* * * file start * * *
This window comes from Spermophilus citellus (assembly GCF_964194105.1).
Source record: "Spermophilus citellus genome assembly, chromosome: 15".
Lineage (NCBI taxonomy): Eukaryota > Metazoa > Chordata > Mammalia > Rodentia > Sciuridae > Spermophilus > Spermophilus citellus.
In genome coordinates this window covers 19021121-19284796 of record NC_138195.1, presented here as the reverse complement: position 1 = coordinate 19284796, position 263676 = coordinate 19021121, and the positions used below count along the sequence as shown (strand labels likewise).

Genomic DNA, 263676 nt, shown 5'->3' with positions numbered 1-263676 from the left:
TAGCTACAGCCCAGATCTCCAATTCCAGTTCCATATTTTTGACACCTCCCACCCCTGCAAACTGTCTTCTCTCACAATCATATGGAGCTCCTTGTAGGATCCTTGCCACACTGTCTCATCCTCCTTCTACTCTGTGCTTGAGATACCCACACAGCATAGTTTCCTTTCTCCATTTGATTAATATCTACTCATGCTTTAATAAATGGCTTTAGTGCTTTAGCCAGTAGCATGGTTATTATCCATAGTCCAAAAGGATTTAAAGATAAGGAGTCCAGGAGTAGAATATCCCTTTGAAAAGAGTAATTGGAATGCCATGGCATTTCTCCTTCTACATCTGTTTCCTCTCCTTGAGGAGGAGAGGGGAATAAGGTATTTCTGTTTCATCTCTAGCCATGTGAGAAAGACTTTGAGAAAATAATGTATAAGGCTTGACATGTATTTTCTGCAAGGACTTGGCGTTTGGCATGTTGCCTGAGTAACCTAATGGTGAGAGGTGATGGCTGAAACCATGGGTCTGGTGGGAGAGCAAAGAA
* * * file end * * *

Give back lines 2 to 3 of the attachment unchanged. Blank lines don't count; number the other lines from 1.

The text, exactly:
Source record: "Spermophilus citellus genome assembly, chromosome: 15".
Lineage (NCBI taxonomy): Eukaryota > Metazoa > Chordata > Mammalia > Rodentia > Sciuridae > Spermophilus > Spermophilus citellus.